Places Of Power - "Now Is The Hour" (CD)
"Now Is The Hour" track listing:
1. In Your Wildest Dream (5:06)
2. Make Me Believe (5:12)
3. Desires Of Our Hearts (5:44)
4. One Day (4:18)
5. I Live For You (4:45)
6. Secrets (5:03)
7. The Passage (4:34)
8. Always (4:48)
9. Hard To Love You (4:24)
10. Light Of My World (5:29)
11. Path Of Least Resistance (4:01)
12. Places Of Power (4:22)
Reviewed by Eccentricity on April 2, 2009
It's no great surprise that a collaboration including Philip Bardowell, hard rock vocalist turned Christian vocalist and sometimes pastor, would be called Places Of Power. The term "places of power" refers to geographical zones that possess energy fields, and in the case of Places of Power's debut CD, "Now Is The Hour," this energy field is chocked full of positive, upbeat, and very mellow energy.
The emphasis on religion is very subtle on this album. Though the cover art includes mandala-like energy circles and the obvious depiction of doves, the music tends to avoid the Christian genre, with the exception of the intro to "Desires Of Our Hearts," which has a definite Christian rock sound to it. However, most of the songs' inspiration comes from the same source that fueled the ballads of the 80's, which is no surprise since the other half of this band is Bruce Turgon, former bassist for Foreigner.
While Bardowell does an amazing job of mimicking the vocal sound of Foreigner vocalist Lou Gramm, the album isn't entirely a Foreigner copycat. The instrumentals are slightly more intense, giving Places Of Power a more metal-ish sound. For those who are fans of the 80's fashioned ballads that launched groups like Whitesnake, Bon Jovi, and Skid Row to stardom, you'll probably also be pleased with Places Of Power.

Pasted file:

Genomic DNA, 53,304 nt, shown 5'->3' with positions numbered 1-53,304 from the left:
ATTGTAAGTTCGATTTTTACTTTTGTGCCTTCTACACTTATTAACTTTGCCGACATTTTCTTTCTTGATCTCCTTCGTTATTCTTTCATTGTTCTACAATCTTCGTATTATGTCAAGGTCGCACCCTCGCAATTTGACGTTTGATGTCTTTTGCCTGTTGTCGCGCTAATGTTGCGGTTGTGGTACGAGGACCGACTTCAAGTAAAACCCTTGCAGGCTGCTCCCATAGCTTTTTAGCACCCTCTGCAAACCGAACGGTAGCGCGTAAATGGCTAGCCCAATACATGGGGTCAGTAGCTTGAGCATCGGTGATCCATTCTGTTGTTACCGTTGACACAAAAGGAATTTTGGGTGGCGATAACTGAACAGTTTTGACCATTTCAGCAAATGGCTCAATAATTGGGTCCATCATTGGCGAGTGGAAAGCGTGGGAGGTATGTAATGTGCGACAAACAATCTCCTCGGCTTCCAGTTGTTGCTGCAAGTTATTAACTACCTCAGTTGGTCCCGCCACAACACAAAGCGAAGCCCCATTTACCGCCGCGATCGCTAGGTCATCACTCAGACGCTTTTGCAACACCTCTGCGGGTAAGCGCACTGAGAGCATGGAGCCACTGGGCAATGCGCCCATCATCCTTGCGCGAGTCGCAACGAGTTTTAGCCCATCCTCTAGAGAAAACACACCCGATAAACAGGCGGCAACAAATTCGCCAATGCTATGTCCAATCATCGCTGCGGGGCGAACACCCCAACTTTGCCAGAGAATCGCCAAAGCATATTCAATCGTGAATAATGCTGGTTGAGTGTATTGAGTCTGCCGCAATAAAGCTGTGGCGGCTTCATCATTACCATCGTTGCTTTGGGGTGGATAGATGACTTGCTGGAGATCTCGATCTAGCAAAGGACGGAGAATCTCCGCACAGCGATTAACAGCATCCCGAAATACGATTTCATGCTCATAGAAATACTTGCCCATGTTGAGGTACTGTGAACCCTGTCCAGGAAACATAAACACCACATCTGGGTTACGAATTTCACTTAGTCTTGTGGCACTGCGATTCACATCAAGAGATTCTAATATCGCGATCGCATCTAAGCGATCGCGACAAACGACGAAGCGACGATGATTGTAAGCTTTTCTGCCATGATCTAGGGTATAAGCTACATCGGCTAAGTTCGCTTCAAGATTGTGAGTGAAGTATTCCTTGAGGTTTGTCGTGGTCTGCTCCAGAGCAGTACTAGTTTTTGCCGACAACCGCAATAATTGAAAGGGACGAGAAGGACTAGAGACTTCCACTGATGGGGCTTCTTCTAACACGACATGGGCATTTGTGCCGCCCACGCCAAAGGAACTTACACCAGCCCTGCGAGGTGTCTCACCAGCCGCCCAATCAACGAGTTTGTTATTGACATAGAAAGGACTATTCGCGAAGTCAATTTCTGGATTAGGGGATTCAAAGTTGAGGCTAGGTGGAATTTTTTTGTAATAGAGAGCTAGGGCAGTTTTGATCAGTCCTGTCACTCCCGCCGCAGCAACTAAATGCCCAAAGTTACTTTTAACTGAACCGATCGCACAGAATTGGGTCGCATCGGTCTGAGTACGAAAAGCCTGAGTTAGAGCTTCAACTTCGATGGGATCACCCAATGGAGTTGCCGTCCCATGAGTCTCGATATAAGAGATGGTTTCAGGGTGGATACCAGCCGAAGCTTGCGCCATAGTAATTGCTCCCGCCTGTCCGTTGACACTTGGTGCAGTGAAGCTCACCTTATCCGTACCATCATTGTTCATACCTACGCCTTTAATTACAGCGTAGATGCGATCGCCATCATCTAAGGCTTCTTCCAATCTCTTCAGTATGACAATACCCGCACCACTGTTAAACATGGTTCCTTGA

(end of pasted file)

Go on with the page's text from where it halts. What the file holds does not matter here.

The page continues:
There are a few instances of glam guitars and anthemic gang vocals that are reminiscent of bands like Europe and White Lion, but what gives the music its classic appeal is also part of its downfall. Places Of Power too often clings to the dated synth sounds that accompanied so many of the ballads of the 80's era.
Fortunately, there are two songs that stray from this predictable formula. "One Day" features a funky bass in the opening, and a glam guitar that helps carry the piece into the realm of more modern melodic metal. The real star, though, is "Path Of Least Resistance," which reflects Turgon's prior work with Peter Criss of Kiss. This is an upbeat rock anthem that actually sounds a bit like classic Kiss. There's also a touch of southern rock tempo to it that makes you want to move, and makes "Path Of Least Resistance" significantly better than the rest of the album.
Places Of Power's "Now Is The Hour" may be a good choice for those who like over the top tunes like "I Wanna Know What Love Is," but unless you have a craving for something that closely resembles Whitesnake, Firehouse, Skid Row, or any of the other ballad-happy bands of the 80's, it's safe to skip this album.
Highs: "Path Of Least Resistance" offers a Kiss-like sound, and is a definite showstopper.
Lows: Christian rock patterned synths, and vocals that sound a little too much like Lou Gramm.
Bottom line: An album that caters to fans of retro ballad bands.
Get more info including news, reviews, interviews, links, etc. on our Places Of Power band page.